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County historical society to open new research center

The Cape Girardeau County Historical Society has signed a lease to add a research center at 110 S. High St. in Jackson. The new research center will be located a few buildings down from the historical society’s History Center at 102 S. High St. It will house a library, research stations and paper documents from the History Center’s collection.

“In our archives, we have unbelievable small manuscripts, books and library materials,” History Center Director Carla Jordan said. “Right now, we don’t have a great place for anybody to use them. I feel a responsibility, as the Cape Girardeau County Historical Society, to make what we have available to researchers.”

Jordan said the idea of adding the research center was due to the fact that the History Center is no longer a quiet place to research. In addition, renovations have recently added a restroom in the center, which has taken space that previously was used by researchers.

“In some way, we have become the victims of our own success and we want to continue to be,” Jordan said. “As we developed integrity in the region and as people know that we are here, people have continued to bring us their treasures and their paper documents.”

The center has historical books that were previously housed at the old Jackson Public Library, as well as a Civil War series that documents all Union and Confederate battles. The center also has small manuscript collections on local churches, schools and famous citizens.

“We have a wonderful small manuscripts collection that was donated since I’ve been here of the founding of the Iron Mountain Railway in Jackson, when it became more of a tourist location,” Jordan said.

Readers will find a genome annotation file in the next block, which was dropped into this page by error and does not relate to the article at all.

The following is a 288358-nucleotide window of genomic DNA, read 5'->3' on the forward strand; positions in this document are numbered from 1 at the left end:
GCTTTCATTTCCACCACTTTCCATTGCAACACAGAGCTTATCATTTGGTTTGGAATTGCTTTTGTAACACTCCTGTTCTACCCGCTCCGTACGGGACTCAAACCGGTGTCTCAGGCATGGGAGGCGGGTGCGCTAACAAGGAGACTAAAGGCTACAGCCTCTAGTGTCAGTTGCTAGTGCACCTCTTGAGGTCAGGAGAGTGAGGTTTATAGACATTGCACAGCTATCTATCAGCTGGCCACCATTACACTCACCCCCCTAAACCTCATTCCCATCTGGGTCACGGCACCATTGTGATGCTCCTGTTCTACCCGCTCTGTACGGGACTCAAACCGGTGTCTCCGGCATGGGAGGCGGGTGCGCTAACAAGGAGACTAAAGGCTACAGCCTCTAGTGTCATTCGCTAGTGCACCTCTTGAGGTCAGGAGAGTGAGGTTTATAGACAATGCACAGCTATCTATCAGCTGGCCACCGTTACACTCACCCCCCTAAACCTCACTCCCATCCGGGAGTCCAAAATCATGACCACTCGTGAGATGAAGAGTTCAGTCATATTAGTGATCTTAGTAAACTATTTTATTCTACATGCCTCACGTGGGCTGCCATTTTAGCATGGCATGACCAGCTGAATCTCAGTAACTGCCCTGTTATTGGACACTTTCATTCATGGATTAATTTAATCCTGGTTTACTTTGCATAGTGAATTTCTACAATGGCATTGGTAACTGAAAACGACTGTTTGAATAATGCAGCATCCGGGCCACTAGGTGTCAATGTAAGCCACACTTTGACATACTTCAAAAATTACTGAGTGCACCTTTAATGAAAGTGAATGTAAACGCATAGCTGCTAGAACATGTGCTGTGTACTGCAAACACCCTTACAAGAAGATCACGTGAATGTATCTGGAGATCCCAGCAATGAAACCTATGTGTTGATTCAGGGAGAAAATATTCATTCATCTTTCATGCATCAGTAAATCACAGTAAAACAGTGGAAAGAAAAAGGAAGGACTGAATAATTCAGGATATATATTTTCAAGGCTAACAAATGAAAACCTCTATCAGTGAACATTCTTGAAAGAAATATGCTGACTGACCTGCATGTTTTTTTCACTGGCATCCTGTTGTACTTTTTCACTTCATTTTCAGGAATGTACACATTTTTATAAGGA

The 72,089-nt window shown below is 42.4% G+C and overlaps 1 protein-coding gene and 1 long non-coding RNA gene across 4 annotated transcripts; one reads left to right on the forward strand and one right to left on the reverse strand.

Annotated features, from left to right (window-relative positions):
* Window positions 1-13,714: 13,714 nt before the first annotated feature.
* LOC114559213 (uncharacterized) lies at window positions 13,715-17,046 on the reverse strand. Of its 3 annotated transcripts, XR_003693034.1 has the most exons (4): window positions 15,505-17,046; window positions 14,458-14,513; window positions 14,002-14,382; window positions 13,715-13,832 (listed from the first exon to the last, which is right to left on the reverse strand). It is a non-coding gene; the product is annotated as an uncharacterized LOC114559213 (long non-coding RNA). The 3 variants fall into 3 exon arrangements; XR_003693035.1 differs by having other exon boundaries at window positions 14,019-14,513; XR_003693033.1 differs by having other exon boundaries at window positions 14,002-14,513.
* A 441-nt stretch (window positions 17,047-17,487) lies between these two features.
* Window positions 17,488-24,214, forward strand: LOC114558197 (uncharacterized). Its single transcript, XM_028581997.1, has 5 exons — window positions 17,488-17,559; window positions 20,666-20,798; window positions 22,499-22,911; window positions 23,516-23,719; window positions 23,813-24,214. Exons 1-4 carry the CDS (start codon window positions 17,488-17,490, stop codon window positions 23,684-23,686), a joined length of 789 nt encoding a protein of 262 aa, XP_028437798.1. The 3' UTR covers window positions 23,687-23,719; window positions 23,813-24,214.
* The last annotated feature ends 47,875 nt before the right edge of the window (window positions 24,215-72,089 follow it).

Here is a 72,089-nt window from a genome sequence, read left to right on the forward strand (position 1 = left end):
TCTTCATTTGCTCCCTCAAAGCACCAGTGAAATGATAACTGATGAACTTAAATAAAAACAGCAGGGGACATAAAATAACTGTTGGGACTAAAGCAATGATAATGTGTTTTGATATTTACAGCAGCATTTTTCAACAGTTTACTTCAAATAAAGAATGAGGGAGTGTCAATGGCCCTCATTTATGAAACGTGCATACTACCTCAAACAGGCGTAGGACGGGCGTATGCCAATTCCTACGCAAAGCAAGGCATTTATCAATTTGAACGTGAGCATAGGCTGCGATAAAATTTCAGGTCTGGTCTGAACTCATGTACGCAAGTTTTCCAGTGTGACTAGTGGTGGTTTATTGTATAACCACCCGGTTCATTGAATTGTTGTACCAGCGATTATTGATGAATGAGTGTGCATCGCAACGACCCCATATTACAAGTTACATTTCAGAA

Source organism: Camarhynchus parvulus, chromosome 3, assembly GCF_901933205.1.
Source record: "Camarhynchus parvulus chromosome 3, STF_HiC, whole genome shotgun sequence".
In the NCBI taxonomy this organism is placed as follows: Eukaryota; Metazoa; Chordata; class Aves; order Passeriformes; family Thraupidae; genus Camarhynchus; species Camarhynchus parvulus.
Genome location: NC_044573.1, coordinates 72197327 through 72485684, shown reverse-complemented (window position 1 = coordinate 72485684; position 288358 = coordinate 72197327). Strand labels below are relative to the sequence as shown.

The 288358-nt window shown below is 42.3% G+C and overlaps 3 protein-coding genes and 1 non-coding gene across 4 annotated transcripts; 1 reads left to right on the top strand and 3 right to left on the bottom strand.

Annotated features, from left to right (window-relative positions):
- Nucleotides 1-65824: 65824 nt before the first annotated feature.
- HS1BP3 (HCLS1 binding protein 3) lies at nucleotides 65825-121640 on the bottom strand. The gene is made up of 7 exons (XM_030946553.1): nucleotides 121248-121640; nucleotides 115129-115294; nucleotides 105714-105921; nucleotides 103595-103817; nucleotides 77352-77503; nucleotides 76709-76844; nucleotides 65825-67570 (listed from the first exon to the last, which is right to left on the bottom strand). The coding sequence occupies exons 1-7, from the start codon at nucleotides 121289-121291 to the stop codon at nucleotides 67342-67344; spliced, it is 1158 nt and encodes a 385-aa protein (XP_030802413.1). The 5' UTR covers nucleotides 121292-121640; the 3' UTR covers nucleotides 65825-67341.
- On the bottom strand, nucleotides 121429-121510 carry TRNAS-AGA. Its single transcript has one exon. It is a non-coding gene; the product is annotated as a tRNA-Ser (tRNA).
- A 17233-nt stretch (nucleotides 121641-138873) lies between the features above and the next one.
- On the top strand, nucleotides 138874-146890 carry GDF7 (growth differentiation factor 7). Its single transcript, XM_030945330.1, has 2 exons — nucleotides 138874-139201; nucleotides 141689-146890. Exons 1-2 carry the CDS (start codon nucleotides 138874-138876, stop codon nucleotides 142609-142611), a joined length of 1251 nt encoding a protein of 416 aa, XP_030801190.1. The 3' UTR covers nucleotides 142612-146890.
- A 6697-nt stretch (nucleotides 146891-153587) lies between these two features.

Jordan added that they currently have genealogical documents and the new research center will have for public use. “It will be a strong genealogical library and genealogists are always welcome,” she said.

The research center will also be able to hold small meetings for the historical society’s board or for other local historical organizations.

Operating hours have not been finalized for the research center, but Jordan said she expects there to be one or two days a week where the new center is open to the public and the center will also be available by appointment throughout the week.

“I can’t rationalize not opening to the public, but I do think appointments will be needed because when you’re researching, you want that one-on-one attention and you need it to be quiet,” Jordan said.

Jordan said the new center should only enhance the History Center, which will continue to be “the hub” and the center of public events. In addition, the display windows at the front of the research center will be used to preview various exhibits at the History Center.

“We have beautiful windows at the History Center, but they aren’t promotional,” Jordan said. “We can promote new exhibits there and pull people down to the History Center.”

Jordan said the historical society has worked with the building’s owners, Paul and Deb Hoffmann, to get the building ready, and the interior has already been restored. Jordan said they will be able to move some of the furniture they already have at the History Center, and the research center could be ready for visitors as early as March 15.

Jay Forness covers education, county government and community events for The Cash-Book Journal. He graduated from Southeast Missouri State University with a degree in multimedia journalism and has lived in Jackson for the past five years. He can be reached at

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